DGHS chief seeks steps to delay ‘dangerous’ influx of Eid holidaymakers to Dhaka amid virus risks

The government should do whatever necessary to delay the return travel of people who left cities for Eid-ul-Fitr to reduce risks of coronavirus from spreading further, the director general of DGHS has said.  

“The risks will increase if people return in the manner they had gone home in breach of the health rules in lockdown,” Professor Dr ABM Khurshid Alam told reporters during a visit to Dhaka Medical College Hospital on Friday.

“It will be dangerous to allow them to return in this way. So, it will be better if the return journey can be delayed. It can also be considered whether proper arrangements can be made to bring them back.”

The mass exodus from the cities before the Eid has stoked fears of another wave of coronavirus infections, forcing the government to plan to extend the ongoing lockdown by one more week to watch the situation.

The government imposed the lockdown on Apr 5 to tackle a second wave of infections during which confirmed cases in daily counts rose past 7,000 with more than 100 deaths.

After over a month of restrictions, the number of new daily cases dropped to a nine-week low of 848 on Friday. The number deaths in the daily count also dropped to 26, lowest in seven weeks.

The ongoing lockdown, with a ban on inter-district transportation, is set to end on May 16 after several extensions.

But people travelled home by crammed ferries and goods vehicles for Eid. The perilous journeys, sometimes deadly, will resume after the celebrations.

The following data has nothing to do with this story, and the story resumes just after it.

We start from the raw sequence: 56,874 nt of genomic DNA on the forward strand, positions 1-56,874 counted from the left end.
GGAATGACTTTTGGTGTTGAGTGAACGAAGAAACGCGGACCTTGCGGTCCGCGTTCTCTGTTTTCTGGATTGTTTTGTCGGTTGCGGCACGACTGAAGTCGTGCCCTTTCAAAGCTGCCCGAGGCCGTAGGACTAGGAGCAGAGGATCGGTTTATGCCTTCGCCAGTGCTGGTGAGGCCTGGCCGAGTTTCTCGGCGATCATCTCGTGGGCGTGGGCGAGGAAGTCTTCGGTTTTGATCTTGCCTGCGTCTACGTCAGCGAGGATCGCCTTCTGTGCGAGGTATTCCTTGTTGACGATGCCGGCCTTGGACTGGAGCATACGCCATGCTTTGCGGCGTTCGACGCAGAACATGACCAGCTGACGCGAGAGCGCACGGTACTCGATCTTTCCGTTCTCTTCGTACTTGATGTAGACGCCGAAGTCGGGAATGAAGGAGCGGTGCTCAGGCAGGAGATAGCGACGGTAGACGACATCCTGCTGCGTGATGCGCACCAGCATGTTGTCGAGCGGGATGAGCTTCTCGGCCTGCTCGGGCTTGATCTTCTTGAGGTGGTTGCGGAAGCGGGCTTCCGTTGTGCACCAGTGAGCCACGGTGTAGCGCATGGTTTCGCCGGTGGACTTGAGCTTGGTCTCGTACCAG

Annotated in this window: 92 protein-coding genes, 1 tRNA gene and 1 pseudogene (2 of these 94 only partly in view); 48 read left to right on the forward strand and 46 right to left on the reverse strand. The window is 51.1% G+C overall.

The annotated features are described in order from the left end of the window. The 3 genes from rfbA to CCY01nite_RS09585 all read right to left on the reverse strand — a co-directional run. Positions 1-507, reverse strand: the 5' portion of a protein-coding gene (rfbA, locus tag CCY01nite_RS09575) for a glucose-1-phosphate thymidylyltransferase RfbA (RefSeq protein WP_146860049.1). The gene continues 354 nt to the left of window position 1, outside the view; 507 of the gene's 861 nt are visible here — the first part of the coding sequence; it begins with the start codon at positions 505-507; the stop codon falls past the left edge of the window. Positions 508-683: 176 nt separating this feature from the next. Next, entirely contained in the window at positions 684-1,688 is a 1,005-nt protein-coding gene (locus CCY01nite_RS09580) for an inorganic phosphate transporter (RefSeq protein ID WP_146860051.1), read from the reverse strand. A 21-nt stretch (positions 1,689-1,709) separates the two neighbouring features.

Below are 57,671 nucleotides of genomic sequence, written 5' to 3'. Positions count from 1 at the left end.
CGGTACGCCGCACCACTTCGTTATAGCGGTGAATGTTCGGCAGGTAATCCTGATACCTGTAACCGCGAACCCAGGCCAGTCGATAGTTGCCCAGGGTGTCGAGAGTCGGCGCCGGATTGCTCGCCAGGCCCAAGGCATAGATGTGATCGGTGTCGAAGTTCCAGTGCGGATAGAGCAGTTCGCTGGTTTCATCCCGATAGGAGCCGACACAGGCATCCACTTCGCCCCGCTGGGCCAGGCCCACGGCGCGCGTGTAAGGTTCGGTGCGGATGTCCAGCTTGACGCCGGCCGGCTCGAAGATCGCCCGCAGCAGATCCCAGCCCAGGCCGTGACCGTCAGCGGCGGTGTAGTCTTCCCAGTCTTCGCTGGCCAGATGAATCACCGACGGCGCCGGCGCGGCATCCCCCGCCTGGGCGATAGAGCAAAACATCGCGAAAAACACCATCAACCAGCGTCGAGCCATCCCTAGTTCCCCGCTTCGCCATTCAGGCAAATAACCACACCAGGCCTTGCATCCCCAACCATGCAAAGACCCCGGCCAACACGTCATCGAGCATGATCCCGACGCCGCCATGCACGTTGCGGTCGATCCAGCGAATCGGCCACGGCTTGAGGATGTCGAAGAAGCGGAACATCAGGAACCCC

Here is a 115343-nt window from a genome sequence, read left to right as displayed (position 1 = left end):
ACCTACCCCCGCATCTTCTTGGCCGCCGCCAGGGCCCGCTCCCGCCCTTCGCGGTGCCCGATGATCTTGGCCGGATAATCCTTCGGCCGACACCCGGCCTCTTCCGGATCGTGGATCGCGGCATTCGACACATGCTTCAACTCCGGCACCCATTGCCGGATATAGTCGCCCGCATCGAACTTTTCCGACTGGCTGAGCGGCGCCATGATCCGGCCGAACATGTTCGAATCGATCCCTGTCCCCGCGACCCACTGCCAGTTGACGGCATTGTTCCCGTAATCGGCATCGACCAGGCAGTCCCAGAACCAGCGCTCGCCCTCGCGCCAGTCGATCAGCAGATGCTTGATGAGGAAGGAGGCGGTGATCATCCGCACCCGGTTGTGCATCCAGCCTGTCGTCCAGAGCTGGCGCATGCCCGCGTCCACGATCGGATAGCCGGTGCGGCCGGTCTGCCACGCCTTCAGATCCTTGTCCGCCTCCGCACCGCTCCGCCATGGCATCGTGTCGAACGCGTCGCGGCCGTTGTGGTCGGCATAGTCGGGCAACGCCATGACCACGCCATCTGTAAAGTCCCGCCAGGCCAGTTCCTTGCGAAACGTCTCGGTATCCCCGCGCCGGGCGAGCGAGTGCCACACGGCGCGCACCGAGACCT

Health Minister Zahid Maleque on Monday explained why it is dangerous for the people decision to travel from one district to another to spend Eid holidays with their families, warning that the homebound people may carry a more infectious coronavirus variant to their family members.

The minister said thousands of people are dying in India everyday due to the new coronavirus variant. The variant is causing devastation after it spread to Nepal.

It has been found in Bangladesh as well, he pointed out, warning that the exodus may force Bangladesh into a terrible situation like those of India and Nepal.


Bangladesh is also facing a crisis over the lack of coronavirus vaccine doses after launching its mass immunisation drive in early February.  

Dr Alam, the director general at DGHS, told bdnews24.com that the government faces a shortage of 1.8 million AstraZeneca COVID shots to complete second dosing of all the people who have received the first dose.

He said the authorities are now trying to bring the doses from the US and the UK after India halted export to tackle the crisis at home.    

Officials sat with British High Commissioner Robert Dickson to discuss the issue. “The discussion is at the initial stages now,” Alam said.

“We're trying our best. We’ve talked today. We may get the AstraZeneca doses.”